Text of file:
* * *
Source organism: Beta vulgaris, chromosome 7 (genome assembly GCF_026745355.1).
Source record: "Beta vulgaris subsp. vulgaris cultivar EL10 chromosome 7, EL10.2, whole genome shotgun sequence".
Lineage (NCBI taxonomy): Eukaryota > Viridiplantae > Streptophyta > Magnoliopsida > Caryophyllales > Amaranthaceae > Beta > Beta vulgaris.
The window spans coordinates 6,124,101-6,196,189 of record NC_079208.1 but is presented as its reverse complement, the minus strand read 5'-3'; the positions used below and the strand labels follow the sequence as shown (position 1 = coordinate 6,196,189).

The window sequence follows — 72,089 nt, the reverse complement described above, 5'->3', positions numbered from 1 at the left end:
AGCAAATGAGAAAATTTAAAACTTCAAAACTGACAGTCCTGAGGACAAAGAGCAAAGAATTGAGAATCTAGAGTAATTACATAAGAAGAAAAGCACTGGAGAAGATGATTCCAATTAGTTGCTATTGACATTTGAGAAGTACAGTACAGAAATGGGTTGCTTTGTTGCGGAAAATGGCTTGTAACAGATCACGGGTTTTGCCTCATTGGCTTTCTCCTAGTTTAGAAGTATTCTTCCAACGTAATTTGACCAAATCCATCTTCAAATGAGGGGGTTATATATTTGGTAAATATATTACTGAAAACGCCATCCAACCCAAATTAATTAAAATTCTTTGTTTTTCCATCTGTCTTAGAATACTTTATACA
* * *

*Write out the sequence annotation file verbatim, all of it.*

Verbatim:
Source organism: Beta vulgaris, chromosome 7 (genome assembly GCF_026745355.1).
Source record: "Beta vulgaris subsp. vulgaris cultivar EL10 chromosome 7, EL10.2, whole genome shotgun sequence".
Lineage (NCBI taxonomy): Eukaryota > Viridiplantae > Streptophyta > Magnoliopsida > Caryophyllales > Amaranthaceae > Beta > Beta vulgaris.
The window spans coordinates 6,124,101-6,196,189 of record NC_079208.1 but is presented as its reverse complement, the minus strand read 5'-3'; the positions used below and the strand labels follow the sequence as shown (position 1 = coordinate 6,196,189).

The window sequence follows — 72,089 nt, the reverse complement described above, 5'->3', positions numbered from 1 at the left end:
AGCAAATGAGAAAATTTAAAACTTCAAAACTGACAGTCCTGAGGACAAAGAGCAAAGAATTGAGAATCTAGAGTAATTACATAAGAAGAAAAGCACTGGAGAAGATGATTCCAATTAGTTGCTATTGACATTTGAGAAGTACAGTACAGAAATGGGTTGCTTTGTTGCGGAAAATGGCTTGTAACAGATCACGGGTTTTGCCTCATTGGCTTTCTCCTAGTTTAGAAGTATTCTTCCAACGTAATTTGACCAAATCCATCTTCAAATGAGGGGGTTATATATTTGGTAAATATATTACTGAAAACGCCATCCAACCCAAATTAATTAAAATTCTTTGTTTTTCCATCTGTCTTAGAATACTTTATACA